• Kidney failure. Stribild can cause kidney problems, including kidney failure. If you already have kidney failure, taking Stribild could worsen your condition. Before prescribing Stribild and during your treatment, your doctor will check how well your kidneys are working. If your kidney function worsens while you’re taking Stribild, your doctor may have you stop taking the drug.
  • Liver problems. Stribild may cause liver disease in some people. If you already have liver problems, you may have a higher risk of liver disease from Stribild. Because of this risk, your doctor likely won’t prescribe Stribild for you if you have certain liver problems. Talk with your doctor about another treatment that may be safer for you.
  • Decreased bone density. Stribild may cause bone loss. If you already have bone problems, including bone loss or past fractures, talk with your doctor before taking Stribild. Your doctor may suggest a different HIV drug for you. Or if they do prescribe Stribild, they may monitor your bone health more closely during treatment. They may also have you take calcium and vitamin D supplements while you’re taking Stribild to help prevent bone problems.

Stribild and alcohol

Stribild is not known to interact with alcohol. But it’s important to note that Stribild can cause liver problems in some people, and alcohol can also affect your liver. Drinking alcohol during your Stribild treatment may raise your risk of this side effect.

If you drink alcohol, talk with your doctor about the amount that may be safe for you to drink with Stribild.

Pregnancy and breastfeeding

Stribild is not recommended for use during pregnancy. Being pregnant may result in lower levels of cobicistat and elvitegravir (two of the drugs in Stribild) in the body. This could make Stribild less effective in someone who’s pregnant.

If you do take Stribild while pregnant, you can enroll in a pregnancy registry. Pregnancy registries collect information about a drug’s use during pregnancy to help doctors learn about the drug’s safety. Your doctor can enroll you in the pregnancy registry, and you can learn more from the Antiretroviral Pregnancy Registry website or by calling 1-800-258-4263.

You shouldn’t breastfeed while using Stribild. Tenofovir and emtricitabine (two of the four drugs in Stribild), pass into breast milk. It’s not known how this may affect a breastfed child.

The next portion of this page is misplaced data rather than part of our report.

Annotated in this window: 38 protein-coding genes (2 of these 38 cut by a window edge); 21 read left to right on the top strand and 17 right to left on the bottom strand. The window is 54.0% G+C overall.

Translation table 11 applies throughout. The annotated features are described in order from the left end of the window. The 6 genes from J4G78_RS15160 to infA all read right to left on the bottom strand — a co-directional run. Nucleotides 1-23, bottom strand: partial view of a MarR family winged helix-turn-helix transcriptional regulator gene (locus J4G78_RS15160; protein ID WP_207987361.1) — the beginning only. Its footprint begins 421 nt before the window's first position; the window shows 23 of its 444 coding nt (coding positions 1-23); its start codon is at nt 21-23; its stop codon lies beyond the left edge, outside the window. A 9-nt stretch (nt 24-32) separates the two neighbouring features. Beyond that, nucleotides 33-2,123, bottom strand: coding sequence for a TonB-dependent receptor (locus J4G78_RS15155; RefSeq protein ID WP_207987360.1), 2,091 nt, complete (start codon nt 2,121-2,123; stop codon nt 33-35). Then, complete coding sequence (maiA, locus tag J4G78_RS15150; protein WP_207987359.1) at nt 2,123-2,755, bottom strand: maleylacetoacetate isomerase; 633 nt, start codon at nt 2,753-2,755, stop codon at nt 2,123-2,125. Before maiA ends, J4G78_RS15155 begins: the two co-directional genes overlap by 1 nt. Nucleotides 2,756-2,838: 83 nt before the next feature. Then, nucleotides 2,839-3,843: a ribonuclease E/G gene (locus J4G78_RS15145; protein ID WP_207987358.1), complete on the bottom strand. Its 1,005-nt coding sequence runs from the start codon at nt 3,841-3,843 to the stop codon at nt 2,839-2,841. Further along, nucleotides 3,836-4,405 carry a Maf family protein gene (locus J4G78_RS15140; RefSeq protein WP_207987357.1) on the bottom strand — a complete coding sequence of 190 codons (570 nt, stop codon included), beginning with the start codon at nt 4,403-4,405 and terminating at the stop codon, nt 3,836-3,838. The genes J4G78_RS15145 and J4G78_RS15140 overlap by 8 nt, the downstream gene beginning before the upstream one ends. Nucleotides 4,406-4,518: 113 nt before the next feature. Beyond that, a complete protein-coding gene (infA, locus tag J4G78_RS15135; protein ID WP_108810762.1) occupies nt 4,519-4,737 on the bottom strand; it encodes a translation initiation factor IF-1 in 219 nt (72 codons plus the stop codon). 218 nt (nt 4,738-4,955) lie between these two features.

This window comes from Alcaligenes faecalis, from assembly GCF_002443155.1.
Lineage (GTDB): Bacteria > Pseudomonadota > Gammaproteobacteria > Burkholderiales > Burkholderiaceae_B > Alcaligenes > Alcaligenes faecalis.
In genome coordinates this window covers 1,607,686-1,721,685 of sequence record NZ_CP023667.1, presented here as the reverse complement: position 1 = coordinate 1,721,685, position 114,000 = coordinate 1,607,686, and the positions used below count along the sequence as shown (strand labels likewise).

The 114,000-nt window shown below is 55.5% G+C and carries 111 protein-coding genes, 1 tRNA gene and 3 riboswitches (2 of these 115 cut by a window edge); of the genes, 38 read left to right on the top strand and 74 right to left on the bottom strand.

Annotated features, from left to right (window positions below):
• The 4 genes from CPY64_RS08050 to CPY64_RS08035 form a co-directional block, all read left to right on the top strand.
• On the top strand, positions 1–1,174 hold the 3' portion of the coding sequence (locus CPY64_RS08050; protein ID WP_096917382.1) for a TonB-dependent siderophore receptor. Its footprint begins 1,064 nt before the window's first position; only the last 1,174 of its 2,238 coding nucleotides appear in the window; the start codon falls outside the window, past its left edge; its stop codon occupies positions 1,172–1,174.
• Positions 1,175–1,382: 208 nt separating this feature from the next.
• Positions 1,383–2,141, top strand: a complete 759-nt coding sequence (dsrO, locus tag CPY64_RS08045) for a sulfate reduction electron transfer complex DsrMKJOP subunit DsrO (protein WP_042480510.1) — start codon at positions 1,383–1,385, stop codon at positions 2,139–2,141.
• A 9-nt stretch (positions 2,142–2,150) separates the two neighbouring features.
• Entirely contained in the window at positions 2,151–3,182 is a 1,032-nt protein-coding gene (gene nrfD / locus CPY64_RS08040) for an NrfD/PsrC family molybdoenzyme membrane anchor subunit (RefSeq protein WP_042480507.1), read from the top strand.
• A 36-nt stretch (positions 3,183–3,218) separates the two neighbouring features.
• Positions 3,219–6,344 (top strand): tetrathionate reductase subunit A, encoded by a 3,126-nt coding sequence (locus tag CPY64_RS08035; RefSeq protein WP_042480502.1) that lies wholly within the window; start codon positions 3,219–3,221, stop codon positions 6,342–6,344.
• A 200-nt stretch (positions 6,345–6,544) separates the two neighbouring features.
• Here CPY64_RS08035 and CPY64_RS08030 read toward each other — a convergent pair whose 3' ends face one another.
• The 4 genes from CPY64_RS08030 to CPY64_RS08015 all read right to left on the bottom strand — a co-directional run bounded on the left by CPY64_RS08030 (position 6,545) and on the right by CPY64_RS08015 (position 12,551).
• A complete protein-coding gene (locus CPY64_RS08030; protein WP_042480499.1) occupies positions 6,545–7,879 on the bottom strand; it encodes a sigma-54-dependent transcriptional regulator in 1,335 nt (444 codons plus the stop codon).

The Centers for Disease Control and Prevention (CDC) doesn’t recommend breastfeeding if you have HIV. Even with undetectable levels of HIV in the blood, it can still be passed to a breastfed child.

If you’re pregnant or breastfeeding, or planning to become pregnant or to breastfed, talk with your doctor about your treatment options.

Costs of prescription drugs can vary depending on many factors. These factors include what your insurance plan covers and which pharmacy you use.

If you have questions about how to pay for your prescription, talk with your doctor or pharmacist. A program called Advancing Access may also be available for Stribild.

You can also check out this article to learn more about saving money on prescriptions.

Find answers to some commonly asked questions about Stribild.

Is Stribild used for postexposure prophylaxis (PEP)?

Stribild isn’t approved by the Food and Drug Administration (FDA) for PEP. But in some cases, doctors may prescribe Stribild off-label for this use. (Off label-use is when an FDA-approved drug is prescribed for a purpose other than what it’s approved for.)

PEP is treatment that’s used to prevent HIV transmission after being exposed to the virus. If you need PEP, you must start your treatment within 72 hours of being exposed.

A study showed that when Stribild was taken once daily, it was effective in preventing HIV transmission in people who had been exposed to the virus.

To learn more about using Stribild for PEP, talk with your doctor.

Does Stribild cause weight gain?

No, Stribild doesn’t cause weight gain. Other drugs used to treat HIV, such as dolutegravir (Tivicay), may cause weight gain. But this wasn’t a side effect reported in studies of Stribild.

HIV can cause weight loss. Once a person starts HIV treatment, they might gain some or all the weight back. But this isn’t caused by Stribild itself.

If you’re concerned about how Stribild may affect your weight, talk with your doctor.

Is hair loss a side effect of Stribild?

No, Stribild doesn’t cause hair loss. This wasn’t a side effect reported in studies of the drug.

Other HIV treatments can cause hair loss, such as abacavir/lamivudine/dolutegravir (Triumeq) and abacavir/lamivudine/zidovudine (Trizivir).

If you’re concerned about hair loss, talk with your doctor.

Don’t take more Stribild than your doctor prescribes. Using more than this can lead to serious side effects. If you take too much Stribild, your doctor may closely monitor you for signs and symptoms of overdose.

What to do in case you take too much Stribild

Call your doctor if you think you’ve taken too much Stribild. You can also call 800-222-1222 to reach the American Association of Poison Control Centers or use its online resource. But if you have severe symptoms, immediately call 911 or your local emergency number. Or go to the nearest emergency room.